As Alex says, the ^ operator does not perform exponentiation in perl, but it does perform exponentiation in formulas in pg. By putting the expression in quotes you are storing it as a string which is then evaluated by the answer checker as a mathematical formula, so it recognizes ^ as exponentiation.

Perhaps some simplified examples will make this clearer.

$a = 3;

$b = $a^2;

# The value of $b will be 6, since perl treats ^ as XOR.

$c = $a**2;

# The value of $c will be 9 (3 raised to the power of 2)

$d = "$a^2";

# The value of $c will be the string "3^2".

$e = "$a**2";

# The value of $c will be the string "3**2".

Things get more complicated when you then pass these variables to an answer checker. Since the values of $b and $c are numbers, WeBWorK simply checks against these numbers, so num_cmp($b) will expect 6 as a correct answer, and num_cmp($c) will expect 9 as a correct answer.

Because num_cmp invokes the WeBWorK mathematical libraries, when you pass a string to it, it evaluates it using its methods for evaluating formulas, so it will treat ^ as exponentiation. Thus num_cmp($d) and num_cmp($e) will both expect 9 as the correct answer. The difference between these and the previous is that for $b and $c all that is passed to the checker is the value, whereas in $d and $e the checker receives the whole expression.

To put it another way, num_cmp($b) is equivalent to num_cmp(6), whereas num_cmp($d) is equivalent to num_cmp("3^2").

We still haven't got to the reason that your expression is accepted, but not evaluated correctly, which has to do with raising negative numbers to even exponents.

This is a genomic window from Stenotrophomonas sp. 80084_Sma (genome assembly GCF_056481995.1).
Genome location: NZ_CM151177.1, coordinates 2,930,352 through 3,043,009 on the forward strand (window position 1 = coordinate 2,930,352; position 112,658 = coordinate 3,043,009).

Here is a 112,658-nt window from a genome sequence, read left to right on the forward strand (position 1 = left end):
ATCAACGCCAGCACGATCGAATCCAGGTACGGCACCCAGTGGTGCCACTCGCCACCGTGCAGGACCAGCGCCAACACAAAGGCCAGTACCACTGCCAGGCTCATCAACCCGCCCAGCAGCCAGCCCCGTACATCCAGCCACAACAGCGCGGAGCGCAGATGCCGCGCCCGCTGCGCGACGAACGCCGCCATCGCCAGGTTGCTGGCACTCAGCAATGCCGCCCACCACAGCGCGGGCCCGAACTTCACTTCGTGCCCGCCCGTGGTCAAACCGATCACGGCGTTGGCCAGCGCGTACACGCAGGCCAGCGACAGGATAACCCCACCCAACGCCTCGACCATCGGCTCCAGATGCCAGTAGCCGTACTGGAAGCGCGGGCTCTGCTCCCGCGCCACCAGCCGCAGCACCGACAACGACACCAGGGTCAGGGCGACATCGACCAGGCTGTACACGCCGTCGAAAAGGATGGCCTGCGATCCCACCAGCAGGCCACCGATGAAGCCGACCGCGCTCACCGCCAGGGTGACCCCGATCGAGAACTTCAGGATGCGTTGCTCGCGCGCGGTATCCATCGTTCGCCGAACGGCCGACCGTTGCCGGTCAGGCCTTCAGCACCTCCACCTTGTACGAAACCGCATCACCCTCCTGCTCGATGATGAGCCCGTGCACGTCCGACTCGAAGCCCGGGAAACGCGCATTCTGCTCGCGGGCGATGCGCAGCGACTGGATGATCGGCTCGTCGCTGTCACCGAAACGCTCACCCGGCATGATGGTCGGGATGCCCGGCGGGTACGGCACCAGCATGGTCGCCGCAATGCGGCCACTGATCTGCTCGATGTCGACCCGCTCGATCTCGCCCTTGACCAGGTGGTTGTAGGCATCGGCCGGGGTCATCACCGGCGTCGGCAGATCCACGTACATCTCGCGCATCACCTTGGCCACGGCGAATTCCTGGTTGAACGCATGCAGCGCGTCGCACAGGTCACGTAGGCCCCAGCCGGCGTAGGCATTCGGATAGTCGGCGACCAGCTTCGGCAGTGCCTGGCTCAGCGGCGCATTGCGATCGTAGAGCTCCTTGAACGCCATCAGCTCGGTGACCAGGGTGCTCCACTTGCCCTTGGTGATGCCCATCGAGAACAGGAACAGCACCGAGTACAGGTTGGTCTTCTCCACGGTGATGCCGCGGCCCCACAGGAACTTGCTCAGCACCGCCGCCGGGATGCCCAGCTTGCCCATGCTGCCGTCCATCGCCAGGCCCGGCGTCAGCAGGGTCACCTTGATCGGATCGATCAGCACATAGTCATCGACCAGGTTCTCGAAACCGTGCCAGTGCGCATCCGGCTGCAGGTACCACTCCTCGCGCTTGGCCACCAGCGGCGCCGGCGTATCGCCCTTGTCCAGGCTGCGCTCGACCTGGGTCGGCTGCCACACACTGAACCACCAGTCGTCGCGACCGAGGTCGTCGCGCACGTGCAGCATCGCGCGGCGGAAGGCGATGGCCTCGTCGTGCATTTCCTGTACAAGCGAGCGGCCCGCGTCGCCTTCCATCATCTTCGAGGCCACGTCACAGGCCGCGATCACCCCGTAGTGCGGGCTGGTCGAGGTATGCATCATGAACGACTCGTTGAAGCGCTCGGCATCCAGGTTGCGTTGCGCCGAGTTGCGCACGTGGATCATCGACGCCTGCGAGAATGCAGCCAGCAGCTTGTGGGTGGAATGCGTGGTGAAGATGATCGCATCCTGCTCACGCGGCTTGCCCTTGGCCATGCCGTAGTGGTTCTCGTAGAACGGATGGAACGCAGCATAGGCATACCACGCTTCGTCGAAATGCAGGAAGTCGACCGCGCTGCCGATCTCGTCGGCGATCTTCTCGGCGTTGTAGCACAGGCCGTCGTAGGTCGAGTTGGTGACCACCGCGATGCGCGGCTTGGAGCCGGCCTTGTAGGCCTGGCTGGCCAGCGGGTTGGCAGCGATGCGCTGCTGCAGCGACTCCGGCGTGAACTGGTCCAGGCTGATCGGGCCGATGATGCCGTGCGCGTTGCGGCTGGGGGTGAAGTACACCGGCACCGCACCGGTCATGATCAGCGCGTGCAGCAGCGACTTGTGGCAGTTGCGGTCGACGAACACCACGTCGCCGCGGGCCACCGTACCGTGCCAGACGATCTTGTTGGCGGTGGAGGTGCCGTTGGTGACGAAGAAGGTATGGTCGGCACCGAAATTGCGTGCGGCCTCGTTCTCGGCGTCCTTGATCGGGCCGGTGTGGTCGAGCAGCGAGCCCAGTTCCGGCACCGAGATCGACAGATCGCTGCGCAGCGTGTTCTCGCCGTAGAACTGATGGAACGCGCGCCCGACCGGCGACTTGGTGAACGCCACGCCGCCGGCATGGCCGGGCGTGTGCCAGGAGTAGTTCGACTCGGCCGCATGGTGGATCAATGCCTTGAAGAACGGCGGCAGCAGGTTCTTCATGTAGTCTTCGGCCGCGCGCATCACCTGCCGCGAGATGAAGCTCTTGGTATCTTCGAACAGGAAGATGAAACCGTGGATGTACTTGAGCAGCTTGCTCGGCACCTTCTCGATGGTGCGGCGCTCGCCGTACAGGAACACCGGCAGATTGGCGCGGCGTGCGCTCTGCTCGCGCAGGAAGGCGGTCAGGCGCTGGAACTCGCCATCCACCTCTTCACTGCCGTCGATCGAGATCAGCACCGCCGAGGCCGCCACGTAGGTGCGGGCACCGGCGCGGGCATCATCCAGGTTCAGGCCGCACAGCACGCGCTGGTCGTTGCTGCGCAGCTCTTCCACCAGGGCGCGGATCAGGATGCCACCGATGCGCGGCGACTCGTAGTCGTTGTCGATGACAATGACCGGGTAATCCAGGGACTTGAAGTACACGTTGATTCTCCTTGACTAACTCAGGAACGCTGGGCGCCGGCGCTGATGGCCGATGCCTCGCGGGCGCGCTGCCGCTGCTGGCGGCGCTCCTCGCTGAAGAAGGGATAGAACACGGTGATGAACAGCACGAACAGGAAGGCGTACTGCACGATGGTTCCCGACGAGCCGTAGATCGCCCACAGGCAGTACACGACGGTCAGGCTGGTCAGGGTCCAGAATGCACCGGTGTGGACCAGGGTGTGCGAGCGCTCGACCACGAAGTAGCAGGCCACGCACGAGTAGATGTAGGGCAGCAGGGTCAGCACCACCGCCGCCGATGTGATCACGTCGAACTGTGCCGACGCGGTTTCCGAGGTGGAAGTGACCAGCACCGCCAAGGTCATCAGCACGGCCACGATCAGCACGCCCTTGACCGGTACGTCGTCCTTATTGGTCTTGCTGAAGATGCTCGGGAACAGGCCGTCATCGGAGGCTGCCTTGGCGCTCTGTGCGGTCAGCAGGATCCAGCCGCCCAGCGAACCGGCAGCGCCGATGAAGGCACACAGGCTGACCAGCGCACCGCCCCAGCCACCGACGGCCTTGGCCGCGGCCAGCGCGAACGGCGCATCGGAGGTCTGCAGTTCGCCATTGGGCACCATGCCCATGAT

Consider the following:

$p = -3;

$q = $p^2;

$r = $p**2;

$s = "$p^2";

$t = "$p**2";

Again, $q and $r are the result of perl calculations. $q ends up being some large number that you get when taking an XOR with a negative number. $r is the expected value of 9. $s and $t are the strings "-3^2" and "-3**2" respectively. When you pass $s or $t to num_cmp, it will evaluate either of them to -9.

In summary, if you put a calculation in quotes, then any variables will be substituted verbatim, and only calculated later, so things like this can occur. The implication is that if you put all bases in parentheses in your answer (e.g. ($c)^2, etc.), it should evaluate properly, which would be an alternative to the suggestions given by Alex and Andras.

As a further comment, if you are using MathObjects then you should follow Alex's suggestions and use the MathObjects answer checkers instead by replacing num_cmp($ans2) with $ans2->cmp().

One other benefit of MathObjects is that you can control the display of correct answers that is shown to students by using Compute on the string you would like displayed.

For example,

$a = 2;

$b = "ln($a)";

$c = Compute("ln($a)");

If you use num_cmp($b), then the correct answer column will show "0.693...", whereas if you use $c->cmp(), then the correct answer column will show "ln(2)", which is more helpful to a student.